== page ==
Bloomberg: 50–60% 60–70%
Thompson 50–60% 60–70%
|Elections in New York State|
The 2009 election for Mayor of New York City took place on Tuesday, November 3. The incumbent Mayor, Michael Bloomberg, an independent who left the Republican Party in 2008, won reelection on the Republican and Independence Party/Jobs & Education lines with 50.7% of the vote over the retiring City Comptroller, Bill Thompson, a Democrat (also endorsed by the Working Families Party), who won 46.3%. Thompson had won the Democratic primary election on September 15 with 71% of the vote over City Councilman Tony Avella and Roland Rogers. This was the fifth straight mayoral victory by Republican candidates in New York despite the city's strongly Democratic leaning in national and state elections.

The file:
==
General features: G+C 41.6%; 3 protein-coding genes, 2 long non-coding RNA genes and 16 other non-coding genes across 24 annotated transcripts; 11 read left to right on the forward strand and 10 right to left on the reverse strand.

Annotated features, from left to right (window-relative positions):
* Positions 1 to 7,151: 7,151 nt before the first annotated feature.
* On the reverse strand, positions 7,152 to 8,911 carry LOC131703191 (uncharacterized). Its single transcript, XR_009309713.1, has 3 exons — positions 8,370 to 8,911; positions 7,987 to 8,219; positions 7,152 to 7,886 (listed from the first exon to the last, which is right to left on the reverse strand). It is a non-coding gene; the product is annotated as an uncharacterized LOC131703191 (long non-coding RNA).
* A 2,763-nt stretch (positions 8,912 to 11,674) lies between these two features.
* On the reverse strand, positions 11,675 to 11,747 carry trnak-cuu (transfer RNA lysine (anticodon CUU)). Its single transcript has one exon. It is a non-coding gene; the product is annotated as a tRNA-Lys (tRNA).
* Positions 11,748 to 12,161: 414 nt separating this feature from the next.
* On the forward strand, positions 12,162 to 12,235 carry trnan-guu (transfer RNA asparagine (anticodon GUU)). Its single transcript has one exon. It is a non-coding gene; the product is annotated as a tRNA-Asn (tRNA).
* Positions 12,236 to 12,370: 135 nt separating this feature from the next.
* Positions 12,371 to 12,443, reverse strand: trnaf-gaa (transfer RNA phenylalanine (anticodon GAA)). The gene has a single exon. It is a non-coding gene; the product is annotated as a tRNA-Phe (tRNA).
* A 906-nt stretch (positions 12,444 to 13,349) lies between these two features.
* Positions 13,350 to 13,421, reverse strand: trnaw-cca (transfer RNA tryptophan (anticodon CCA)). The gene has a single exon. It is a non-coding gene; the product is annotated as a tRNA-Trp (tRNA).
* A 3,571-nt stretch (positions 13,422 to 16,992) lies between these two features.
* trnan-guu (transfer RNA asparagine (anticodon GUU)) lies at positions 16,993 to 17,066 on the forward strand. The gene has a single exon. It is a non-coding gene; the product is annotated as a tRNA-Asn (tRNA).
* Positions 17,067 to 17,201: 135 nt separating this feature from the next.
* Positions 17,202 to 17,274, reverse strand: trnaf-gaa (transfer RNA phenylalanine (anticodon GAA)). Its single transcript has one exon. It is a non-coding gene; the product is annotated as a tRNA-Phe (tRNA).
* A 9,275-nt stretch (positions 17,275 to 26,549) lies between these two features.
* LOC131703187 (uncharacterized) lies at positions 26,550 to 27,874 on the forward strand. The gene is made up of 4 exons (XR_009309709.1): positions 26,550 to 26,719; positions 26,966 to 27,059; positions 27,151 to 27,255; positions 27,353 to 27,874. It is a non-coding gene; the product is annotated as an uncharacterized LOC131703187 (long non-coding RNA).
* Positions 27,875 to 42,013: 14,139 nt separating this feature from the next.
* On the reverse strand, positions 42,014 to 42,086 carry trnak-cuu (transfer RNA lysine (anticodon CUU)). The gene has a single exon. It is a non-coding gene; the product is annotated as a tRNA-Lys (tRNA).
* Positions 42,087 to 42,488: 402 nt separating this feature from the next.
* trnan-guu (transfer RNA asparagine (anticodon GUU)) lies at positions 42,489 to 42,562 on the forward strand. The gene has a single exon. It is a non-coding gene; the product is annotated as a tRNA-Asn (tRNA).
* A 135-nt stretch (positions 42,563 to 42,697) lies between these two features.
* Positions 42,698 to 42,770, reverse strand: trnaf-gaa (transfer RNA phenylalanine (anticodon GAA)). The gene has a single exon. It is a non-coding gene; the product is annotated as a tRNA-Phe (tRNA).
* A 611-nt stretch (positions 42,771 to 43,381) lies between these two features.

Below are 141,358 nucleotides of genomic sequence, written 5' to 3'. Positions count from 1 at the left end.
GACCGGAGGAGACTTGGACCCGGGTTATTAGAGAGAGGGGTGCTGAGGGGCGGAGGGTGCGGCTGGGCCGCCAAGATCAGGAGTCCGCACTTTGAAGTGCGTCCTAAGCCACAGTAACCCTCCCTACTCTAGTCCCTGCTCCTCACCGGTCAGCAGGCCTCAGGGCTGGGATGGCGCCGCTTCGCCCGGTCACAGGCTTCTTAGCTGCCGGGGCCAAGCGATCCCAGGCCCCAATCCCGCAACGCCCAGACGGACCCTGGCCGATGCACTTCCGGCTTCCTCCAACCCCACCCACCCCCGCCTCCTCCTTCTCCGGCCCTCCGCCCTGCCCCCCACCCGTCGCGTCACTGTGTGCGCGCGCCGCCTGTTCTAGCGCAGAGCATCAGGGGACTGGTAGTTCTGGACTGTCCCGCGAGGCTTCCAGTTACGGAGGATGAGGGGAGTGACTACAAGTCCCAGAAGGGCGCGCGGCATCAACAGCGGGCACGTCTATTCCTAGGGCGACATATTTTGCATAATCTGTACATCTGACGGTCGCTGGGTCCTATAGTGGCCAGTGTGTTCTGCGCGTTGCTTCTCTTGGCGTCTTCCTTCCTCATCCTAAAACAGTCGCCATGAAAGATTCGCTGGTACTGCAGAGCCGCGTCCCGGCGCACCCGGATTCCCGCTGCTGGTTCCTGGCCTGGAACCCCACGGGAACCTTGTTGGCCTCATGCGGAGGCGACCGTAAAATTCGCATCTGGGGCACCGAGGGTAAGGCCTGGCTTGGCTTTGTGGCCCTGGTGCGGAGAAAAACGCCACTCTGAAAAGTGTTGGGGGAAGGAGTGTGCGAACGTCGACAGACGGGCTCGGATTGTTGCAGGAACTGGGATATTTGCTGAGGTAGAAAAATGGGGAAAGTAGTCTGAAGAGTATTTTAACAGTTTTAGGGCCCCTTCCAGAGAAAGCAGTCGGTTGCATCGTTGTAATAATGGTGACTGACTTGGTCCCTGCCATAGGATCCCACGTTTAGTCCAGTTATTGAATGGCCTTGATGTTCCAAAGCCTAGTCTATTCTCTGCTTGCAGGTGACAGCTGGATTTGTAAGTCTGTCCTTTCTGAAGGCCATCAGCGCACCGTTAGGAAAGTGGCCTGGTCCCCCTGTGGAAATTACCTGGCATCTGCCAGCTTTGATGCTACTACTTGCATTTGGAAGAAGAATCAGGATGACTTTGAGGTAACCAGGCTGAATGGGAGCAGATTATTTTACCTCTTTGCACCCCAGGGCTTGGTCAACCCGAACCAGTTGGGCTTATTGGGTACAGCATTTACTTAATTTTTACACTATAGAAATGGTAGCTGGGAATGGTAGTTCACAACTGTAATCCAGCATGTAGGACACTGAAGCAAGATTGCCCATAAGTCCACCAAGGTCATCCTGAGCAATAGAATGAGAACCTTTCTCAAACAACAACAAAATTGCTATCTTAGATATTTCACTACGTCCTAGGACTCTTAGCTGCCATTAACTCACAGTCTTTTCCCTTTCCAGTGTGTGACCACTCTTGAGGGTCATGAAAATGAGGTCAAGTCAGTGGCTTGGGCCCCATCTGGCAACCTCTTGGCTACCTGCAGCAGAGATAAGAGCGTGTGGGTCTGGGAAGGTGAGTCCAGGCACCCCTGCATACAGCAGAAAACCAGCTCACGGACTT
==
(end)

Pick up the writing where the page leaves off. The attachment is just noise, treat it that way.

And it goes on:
Six other parties' candidates also contested the general election in November. Stephen Christopher of the Conservative Party of New York won 1.6% of the votes, more than the combined total of all the other minor candidates. The turnout of voters—fewer than 350,000 in September and fewer than 1.2 million in November—was relatively low for recent mayoral elections, and Bloomberg won with fewer votes than any successful mayoral candidate had received since women joined the city's electorate in 1917.
Prior to the election, the New York City Council had voted to extend the city's term limits, permitting Bloomberg (previously elected in 2001 and 2005) and other second-term officeholders such as Thompson to run for a third term. Attempts to put this decision to a popular referendum, to reverse it in the federal courts or to override it with state legislation were unsuccessful.
As of 2021, this is the last mayoral election in which a candidate on the Republican ballot line carried Manhattan or Queens.
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